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Georgia Journey: Stephens County Nature Collector
Scott Myrick WNEG NewsChannel 32 Friday, December 1, 2006
Take a walk through Leon Gathany’s back yard, and he’ll show you some of his special things.
It’s just like Lincoln Logs. There are no nails or pegs or anything,” Gathany tells NewsChannel 32.
Things like the 90-year-old barn he moved from Mt. Tabor and put back together himself. It took 15 years to get it the way he wanted. You’d better set aside some time if you want the grand tour.
“I appreciate that. So many people are in such a big rush,” he says.
Around back, he’ll show you the fireplace he built –by hand — a few years ago, with stone he collected on cross-county trips.
“This is a piece of Pennsylvania Blue Stone. This comes from where I was brought up in Northeastern Pennsylvania,” he says.
The stonework is impressive, but his real treasures are inside. His most prized collection: 4,600 arrowheads. But there’s more to see ? like fossils.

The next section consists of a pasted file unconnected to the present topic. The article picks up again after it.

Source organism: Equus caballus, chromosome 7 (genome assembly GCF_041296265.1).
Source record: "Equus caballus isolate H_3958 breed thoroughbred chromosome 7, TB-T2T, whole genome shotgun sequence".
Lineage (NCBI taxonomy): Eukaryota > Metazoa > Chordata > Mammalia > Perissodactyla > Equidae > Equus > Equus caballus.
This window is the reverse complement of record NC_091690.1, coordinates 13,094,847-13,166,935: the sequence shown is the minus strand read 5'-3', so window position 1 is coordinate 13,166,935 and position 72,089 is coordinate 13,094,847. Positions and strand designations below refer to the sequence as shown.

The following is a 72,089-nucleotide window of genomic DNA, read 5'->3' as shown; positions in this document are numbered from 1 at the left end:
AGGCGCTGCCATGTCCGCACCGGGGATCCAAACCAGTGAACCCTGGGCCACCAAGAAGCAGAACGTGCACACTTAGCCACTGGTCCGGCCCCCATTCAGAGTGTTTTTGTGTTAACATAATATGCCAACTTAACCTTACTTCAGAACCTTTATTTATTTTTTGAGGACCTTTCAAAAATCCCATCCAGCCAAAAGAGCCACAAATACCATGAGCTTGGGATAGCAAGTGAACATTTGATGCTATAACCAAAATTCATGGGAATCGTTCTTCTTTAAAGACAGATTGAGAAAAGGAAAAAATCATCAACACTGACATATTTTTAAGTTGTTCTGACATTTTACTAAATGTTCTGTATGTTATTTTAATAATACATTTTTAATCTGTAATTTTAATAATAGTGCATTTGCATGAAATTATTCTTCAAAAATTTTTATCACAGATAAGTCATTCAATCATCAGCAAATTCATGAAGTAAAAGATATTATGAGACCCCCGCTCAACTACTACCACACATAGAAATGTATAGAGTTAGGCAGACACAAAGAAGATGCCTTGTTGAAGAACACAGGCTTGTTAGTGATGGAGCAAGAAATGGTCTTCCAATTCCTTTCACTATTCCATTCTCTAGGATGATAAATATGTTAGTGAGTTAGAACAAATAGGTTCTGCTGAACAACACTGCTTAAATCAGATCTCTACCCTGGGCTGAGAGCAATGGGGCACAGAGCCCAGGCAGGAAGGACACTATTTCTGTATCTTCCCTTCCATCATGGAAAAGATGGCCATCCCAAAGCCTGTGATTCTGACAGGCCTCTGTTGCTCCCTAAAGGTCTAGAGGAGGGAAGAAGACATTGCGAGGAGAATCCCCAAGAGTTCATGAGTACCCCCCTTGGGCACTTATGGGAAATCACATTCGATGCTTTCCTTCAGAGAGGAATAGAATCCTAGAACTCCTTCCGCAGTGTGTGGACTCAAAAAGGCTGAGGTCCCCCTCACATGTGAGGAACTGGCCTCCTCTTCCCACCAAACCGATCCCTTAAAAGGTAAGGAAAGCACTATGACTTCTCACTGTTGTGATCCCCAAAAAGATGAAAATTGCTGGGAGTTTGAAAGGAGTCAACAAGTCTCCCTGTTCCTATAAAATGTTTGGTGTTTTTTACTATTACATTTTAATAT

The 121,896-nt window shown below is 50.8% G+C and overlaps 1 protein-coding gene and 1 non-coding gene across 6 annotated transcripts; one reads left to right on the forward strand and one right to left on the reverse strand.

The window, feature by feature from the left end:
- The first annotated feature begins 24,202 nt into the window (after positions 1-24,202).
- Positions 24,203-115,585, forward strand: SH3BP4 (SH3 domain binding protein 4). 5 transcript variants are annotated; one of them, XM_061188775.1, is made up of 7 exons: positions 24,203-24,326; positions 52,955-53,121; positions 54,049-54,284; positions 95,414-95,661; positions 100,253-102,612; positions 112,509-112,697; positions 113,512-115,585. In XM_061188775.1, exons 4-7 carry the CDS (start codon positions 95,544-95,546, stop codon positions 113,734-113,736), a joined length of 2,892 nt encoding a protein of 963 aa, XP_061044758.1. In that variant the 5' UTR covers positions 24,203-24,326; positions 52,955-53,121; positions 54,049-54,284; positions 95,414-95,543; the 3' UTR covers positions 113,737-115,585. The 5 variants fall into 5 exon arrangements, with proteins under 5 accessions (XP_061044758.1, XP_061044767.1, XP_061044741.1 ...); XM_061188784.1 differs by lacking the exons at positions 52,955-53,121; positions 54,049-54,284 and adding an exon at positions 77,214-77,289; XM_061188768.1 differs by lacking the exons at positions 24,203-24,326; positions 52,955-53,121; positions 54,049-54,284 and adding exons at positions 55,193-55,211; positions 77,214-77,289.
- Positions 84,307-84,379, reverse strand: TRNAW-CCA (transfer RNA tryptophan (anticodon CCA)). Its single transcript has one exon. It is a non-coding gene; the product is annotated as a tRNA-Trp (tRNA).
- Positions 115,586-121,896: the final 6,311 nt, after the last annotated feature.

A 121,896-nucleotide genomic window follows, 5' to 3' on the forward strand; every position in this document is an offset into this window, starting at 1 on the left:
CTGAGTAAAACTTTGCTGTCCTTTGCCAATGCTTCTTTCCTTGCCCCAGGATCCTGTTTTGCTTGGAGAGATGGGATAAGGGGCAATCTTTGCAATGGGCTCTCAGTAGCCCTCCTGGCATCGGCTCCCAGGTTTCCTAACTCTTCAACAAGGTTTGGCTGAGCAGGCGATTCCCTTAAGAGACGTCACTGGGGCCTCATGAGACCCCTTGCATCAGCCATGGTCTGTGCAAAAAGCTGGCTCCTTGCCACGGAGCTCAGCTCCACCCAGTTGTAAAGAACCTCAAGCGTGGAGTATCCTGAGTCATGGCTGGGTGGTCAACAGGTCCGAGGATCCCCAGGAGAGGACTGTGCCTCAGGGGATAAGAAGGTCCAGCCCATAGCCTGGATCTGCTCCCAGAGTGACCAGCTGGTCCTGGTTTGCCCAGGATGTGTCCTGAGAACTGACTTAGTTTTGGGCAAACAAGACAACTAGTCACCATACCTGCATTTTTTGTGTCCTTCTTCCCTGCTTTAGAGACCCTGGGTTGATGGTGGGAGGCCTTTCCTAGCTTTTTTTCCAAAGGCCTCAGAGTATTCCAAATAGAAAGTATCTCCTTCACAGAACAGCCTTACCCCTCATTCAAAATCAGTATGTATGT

“My wife says I’m a fossil. She’s about right,” he says.
Gathany started collecting all this stuff when he was a young man. At 86, he’s still going, but he didn’t find all this stuff himself.
“For instance, the Arctic Fox that was sent to me and given to me,” he says.
Friends have helped him all along the way, finding new, interesting things for his backyard museum.
“You didn’t know this, did you? I also collect insects,” he laughs.
But he wishes he could share his collections with more people, and the old barn can barely hold what he has.
“All of this has a story — I’m just giving you the top of the list,” he chuckles.
Gathany taught at Toccoa Falls when it still had a high school. Now the folks at the college want to make sure they keep a part of him around forever. They’re building the Leon B. Gathany Natural History Museum so all of Northeast Georgia can see his collections from nature.
“There’s a history behind everything, and I enjoy sharing this with other people,” he says.
He’s got mixed feelings about having his name on a museum. It’s an honor, but he wishes it could be named for his friends. It’s friends, after all, that make him — and his collections — what they are today.
Toccoa falls still needs about $27,000 to build the $140,000 museum. Contact the school if you want to help. Project organizers hope they can break ground in a year.
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